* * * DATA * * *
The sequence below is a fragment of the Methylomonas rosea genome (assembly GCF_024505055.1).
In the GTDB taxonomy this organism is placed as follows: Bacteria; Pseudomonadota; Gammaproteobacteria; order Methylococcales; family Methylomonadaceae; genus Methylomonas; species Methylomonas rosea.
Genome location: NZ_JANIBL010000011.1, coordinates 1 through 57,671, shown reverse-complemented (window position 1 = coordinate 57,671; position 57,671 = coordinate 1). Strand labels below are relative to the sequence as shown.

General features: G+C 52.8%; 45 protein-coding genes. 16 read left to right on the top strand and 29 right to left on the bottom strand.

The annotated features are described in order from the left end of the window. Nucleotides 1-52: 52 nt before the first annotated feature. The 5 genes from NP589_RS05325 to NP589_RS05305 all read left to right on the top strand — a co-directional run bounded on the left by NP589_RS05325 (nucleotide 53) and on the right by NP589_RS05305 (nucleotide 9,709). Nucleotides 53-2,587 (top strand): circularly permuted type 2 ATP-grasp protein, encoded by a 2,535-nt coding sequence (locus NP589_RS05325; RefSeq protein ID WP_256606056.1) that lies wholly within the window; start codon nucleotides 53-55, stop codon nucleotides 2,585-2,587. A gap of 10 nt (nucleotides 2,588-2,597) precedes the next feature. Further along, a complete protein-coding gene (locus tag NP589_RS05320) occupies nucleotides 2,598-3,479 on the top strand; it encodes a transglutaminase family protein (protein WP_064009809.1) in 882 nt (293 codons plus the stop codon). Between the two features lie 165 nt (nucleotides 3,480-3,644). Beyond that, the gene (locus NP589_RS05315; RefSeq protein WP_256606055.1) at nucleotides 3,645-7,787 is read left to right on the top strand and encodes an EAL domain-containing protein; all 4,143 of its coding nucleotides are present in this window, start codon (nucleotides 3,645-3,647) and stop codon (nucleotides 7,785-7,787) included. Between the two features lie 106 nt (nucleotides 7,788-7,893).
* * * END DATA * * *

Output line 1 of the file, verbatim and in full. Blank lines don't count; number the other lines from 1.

The sequence below is a fragment of the Methylomonas rosea genome (assembly GCF_024505055.1).